# Running code after a modal operator finished its job

In my add-on I execute a modal Blender operator, namely

bpy.ops.transform.translate('INVOKE_DEFAULT')


After a user finished moving a Blender object, I'd like to execute some code.

Is there a trick how that could be done?

The question could be probably reformulated in the following way: is there a trick to get notification when a modal operator finished its job?

One way to do this is to create a macro operator, with the transform operator being the first component, and a second custom operator for running your finalizing code, once the modal operator is finished.

Unfortunately the macro API is barely documented, so here is a minimum example script:

import bpy
from bpy.types import Operator, Macro

# Our finalizing operator, shall run after transform
class Finalize(Operator):
bl_idname = "test.finalize"
bl_label = "Finalize"

def execute(self, context):
print("DONE!")
return {'FINISHED'}

# Macro operator to concatenate transform and our finalization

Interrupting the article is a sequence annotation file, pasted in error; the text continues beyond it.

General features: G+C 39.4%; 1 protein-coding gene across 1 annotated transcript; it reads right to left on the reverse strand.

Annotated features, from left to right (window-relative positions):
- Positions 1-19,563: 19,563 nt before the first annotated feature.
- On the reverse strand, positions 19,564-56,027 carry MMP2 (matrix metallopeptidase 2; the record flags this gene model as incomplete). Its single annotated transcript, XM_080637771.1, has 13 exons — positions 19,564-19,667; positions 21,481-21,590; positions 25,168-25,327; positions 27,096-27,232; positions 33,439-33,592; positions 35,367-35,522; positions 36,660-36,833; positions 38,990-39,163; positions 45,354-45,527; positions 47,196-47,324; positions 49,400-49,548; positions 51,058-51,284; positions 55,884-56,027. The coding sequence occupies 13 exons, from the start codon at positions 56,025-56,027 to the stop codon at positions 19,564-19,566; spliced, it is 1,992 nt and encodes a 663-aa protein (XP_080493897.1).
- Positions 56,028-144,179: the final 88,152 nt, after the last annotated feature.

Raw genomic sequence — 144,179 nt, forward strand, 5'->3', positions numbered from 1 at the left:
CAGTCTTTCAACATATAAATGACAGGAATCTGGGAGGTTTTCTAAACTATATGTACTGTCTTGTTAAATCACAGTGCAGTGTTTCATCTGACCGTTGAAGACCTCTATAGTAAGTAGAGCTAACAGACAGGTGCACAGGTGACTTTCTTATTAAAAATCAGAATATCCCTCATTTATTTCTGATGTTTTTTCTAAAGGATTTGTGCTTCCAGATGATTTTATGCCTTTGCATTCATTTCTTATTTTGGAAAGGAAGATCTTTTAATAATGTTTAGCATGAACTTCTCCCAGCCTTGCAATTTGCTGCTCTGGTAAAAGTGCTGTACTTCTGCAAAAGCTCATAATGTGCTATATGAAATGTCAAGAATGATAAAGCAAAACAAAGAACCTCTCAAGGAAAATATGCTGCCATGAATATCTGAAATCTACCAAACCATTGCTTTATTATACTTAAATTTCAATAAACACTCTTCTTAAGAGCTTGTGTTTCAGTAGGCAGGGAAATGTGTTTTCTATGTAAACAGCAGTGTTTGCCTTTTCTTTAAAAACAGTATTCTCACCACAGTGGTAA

class Test(Macro):
bl_idname = "TEST_OT_Test"
bl_label = "Test"

# Note that we have to register classes first before populating
# the Macro operator
bpy.utils.register_class(Finalize)
bpy.utils.register_class(Test)

# The important bit: populate the macro operator with a sequence
# of existing other operators
Test.define("transform.translate")
Test.define("test.finalize")


You can run this script and then test it in the viewport via the spacebar menu.

One more note: if the transform operator is cancelled, so is the macro operator, i.e. in case of cancelling the second operator will never run. If that is necessary for some reason you could make a wrapper around the existing transform operator, which then implements own behavior in the cancel(self, context) function.

• I didn't get how to create a wrapper to deal with cancelling. Could you please extend your answer with the related code snippet? Oct 9, 2015 at 7:57
• Ah sorry, i thought i'd recall doing this in the past, but it's not so easy because of the difficulty of extending existing operators. Could still be possible somehow, but not sure if doing this from python as opposed to C hacking is the same. Oct 11, 2015 at 6:46